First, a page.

For the majority of us, email is still the superior form of communication, even when you are talking to an employee timezones away from the office.
A new survey from Voxbone found that email was the preferred mode of communication for working professionals. Picking up your phone and calling them came in second, followed by texting, and instant messaging platforms like Slack.
Email is still superior. Should it be?
Even though the rise of Slack and other instant messaging services make communication instant and convenient, this finding suggests that we still prefer the old mainstay of email even though it can drain our time and energy. Emails have long been our biggest time-suck at work. Employees send and receive around 112.5 billion business emails a day. In total, we waste 17 hours every week on pointless work email.
If you’re a manager of remote employees, try being available through more than just email, even if you’d rather communicate through the inbox. Studies have found that for remote employees, it helps to be available through more than one avenue. Remote workers are an anxious lot. Their biggest concern is that because they are out of sight, they are out of mind at work. Alleviate their concerns by showing that you are going to available to them, even when you cannot be physically nearby.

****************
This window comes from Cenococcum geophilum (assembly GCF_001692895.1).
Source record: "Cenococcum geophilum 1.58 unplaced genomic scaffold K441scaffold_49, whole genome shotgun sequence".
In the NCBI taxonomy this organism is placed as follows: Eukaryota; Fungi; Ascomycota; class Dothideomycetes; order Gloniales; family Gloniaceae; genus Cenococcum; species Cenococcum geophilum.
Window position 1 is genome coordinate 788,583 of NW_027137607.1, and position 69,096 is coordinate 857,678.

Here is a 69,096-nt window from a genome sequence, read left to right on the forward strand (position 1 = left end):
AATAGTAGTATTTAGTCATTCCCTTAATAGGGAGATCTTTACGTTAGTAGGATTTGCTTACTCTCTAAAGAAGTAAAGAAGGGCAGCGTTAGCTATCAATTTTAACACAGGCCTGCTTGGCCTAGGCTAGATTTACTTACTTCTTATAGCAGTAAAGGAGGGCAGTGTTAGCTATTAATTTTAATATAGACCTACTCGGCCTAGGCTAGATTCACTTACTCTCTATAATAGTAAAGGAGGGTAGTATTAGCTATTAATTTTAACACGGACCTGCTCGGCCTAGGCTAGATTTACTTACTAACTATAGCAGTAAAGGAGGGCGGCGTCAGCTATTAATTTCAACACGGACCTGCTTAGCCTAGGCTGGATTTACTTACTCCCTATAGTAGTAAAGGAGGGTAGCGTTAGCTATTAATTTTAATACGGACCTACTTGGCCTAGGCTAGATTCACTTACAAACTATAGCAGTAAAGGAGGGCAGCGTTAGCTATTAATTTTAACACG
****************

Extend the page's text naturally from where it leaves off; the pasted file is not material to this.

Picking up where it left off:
Harvard Business Review argues that the best managers customize their mode of communication to each employee: “Remote employees should always be able to count on their manager to respond to pressing concerns, no matter where they work,” Joseph Grenny writes. “Successful managers don’t just resort to phone or email; they are familiar with video conferencing technologies and a variety of services like Skype, Slack, IM, Adobe Connect, and more. They often tailor their communication style and medium to each employee.”